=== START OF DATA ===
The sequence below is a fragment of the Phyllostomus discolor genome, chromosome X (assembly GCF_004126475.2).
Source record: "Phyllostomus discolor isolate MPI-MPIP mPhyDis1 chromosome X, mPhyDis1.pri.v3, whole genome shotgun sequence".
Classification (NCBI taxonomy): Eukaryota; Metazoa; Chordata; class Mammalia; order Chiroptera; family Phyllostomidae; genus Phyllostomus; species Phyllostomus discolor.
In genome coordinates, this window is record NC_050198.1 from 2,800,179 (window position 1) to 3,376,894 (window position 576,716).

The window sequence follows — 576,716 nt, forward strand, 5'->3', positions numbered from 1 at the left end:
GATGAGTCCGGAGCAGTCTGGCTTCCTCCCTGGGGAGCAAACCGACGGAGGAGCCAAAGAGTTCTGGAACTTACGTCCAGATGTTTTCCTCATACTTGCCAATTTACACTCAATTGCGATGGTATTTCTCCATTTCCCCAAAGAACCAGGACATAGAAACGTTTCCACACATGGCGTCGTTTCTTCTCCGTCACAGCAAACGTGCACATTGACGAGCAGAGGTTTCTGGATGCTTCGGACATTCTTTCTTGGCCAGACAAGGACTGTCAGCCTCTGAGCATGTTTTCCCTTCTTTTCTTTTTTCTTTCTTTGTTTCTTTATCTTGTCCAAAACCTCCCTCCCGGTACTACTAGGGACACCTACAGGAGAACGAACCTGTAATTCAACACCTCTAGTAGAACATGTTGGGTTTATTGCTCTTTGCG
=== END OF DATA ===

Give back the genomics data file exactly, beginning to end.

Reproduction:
The sequence below is a fragment of the Phyllostomus discolor genome, chromosome X (assembly GCF_004126475.2).
Source record: "Phyllostomus discolor isolate MPI-MPIP mPhyDis1 chromosome X, mPhyDis1.pri.v3, whole genome shotgun sequence".
Classification (NCBI taxonomy): Eukaryota; Metazoa; Chordata; class Mammalia; order Chiroptera; family Phyllostomidae; genus Phyllostomus; species Phyllostomus discolor.
In genome coordinates, this window is record NC_050198.1 from 2,800,179 (window position 1) to 3,376,894 (window position 576,716).

The window sequence follows — 576,716 nt, forward strand, 5'->3', positions numbered from 1 at the left end:
GATGAGTCCGGAGCAGTCTGGCTTCCTCCCTGGGGAGCAAACCGACGGAGGAGCCAAAGAGTTCTGGAACTTACGTCCAGATGTTTTCCTCATACTTGCCAATTTACACTCAATTGCGATGGTATTTCTCCATTTCCCCAAAGAACCAGGACATAGAAACGTTTCCACACATGGCGTCGTTTCTTCTCCGTCACAGCAAACGTGCACATTGACGAGCAGAGGTTTCTGGATGCTTCGGACATTCTTTCTTGGCCAGACAAGGACTGTCAGCCTCTGAGCATGTTTTCCCTTCTTTTCTTTTTTCTTTCTTTGTTTCTTTATCTTGTCCAAAACCTCCCTCCCGGTACTACTAGGGACACCTACAGGAGAACGAACCTGTAATTCAACACCTCTAGTAGAACATGTTGGGTTTATTGCTCTTTGCG